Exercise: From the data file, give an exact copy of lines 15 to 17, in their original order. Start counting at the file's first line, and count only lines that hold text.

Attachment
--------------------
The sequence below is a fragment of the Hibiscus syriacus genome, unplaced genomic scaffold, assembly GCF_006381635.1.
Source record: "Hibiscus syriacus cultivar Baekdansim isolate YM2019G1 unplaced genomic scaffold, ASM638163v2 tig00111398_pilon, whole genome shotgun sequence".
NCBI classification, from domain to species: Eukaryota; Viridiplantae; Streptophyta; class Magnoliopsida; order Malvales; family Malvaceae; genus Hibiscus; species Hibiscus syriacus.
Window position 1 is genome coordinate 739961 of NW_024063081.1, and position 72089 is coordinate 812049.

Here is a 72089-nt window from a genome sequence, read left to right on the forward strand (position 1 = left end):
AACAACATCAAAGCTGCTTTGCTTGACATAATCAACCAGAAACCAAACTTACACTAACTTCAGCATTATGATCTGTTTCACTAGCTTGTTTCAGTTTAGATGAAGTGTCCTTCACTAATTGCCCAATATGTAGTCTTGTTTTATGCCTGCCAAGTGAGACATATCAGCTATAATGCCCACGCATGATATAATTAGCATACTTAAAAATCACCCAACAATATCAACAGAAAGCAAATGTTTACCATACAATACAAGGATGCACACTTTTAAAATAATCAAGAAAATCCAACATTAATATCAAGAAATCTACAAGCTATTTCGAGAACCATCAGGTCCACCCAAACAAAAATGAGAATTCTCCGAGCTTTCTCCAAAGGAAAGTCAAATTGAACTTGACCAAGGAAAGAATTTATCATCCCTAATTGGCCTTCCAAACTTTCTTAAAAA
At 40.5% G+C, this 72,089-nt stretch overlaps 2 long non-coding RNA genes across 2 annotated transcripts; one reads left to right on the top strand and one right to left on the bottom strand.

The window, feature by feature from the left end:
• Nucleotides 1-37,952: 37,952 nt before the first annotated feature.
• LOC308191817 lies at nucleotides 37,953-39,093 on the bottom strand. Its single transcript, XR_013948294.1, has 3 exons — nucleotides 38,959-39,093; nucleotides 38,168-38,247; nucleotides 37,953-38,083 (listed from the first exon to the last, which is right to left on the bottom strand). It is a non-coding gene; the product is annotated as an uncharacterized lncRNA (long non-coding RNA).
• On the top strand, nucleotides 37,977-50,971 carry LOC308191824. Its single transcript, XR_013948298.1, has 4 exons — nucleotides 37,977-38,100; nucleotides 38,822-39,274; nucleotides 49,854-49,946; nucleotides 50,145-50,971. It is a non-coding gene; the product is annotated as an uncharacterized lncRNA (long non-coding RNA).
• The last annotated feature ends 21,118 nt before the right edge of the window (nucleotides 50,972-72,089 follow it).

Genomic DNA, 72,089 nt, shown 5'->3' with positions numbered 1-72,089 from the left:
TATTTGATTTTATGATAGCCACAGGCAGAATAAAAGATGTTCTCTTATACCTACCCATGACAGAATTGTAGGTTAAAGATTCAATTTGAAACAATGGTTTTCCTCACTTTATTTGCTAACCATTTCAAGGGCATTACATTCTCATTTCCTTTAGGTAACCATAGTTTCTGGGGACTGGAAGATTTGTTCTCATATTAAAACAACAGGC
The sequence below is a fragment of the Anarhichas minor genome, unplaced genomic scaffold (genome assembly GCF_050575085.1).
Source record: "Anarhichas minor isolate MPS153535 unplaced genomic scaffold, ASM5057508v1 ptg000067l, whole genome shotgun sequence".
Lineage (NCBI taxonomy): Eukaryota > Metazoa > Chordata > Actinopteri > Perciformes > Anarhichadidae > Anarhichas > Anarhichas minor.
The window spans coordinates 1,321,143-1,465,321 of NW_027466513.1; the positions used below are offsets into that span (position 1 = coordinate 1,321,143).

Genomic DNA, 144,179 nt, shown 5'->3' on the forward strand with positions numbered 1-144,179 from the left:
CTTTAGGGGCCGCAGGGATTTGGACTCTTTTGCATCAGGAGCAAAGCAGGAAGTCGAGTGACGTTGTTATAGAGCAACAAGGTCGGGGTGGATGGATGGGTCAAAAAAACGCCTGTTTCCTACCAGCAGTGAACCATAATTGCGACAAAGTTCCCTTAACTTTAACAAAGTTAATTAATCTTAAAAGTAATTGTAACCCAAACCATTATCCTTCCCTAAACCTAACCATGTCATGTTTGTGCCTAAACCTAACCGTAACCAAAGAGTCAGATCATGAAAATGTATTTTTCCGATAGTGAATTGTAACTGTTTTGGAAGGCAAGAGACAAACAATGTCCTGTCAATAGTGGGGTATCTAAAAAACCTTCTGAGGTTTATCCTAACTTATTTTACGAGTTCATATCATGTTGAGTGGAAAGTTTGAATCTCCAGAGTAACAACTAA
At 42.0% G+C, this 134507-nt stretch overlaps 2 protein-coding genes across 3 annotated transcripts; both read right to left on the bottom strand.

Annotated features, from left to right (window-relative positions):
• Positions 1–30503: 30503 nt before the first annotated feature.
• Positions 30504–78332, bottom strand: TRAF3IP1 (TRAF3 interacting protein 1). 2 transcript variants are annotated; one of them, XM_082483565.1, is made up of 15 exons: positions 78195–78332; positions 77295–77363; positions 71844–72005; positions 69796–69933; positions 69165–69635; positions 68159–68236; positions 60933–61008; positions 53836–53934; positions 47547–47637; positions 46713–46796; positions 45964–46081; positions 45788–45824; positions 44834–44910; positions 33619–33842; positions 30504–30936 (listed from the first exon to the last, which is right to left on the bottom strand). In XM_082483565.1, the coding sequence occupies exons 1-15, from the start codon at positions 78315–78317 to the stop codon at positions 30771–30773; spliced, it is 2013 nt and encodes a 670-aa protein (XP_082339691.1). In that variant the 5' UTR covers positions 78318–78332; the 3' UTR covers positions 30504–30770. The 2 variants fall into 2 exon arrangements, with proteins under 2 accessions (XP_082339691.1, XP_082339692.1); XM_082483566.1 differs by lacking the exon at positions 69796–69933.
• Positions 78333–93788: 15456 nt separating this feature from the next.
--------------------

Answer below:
The sequence below is a fragment of the Anarhichas minor genome, unplaced genomic scaffold (genome assembly GCF_050575085.1).
Source record: "Anarhichas minor isolate MPS153535 unplaced genomic scaffold, ASM5057508v1 ptg000067l, whole genome shotgun sequence".
Lineage (NCBI taxonomy): Eukaryota > Metazoa > Chordata > Actinopteri > Perciformes > Anarhichadidae > Anarhichas > Anarhichas minor.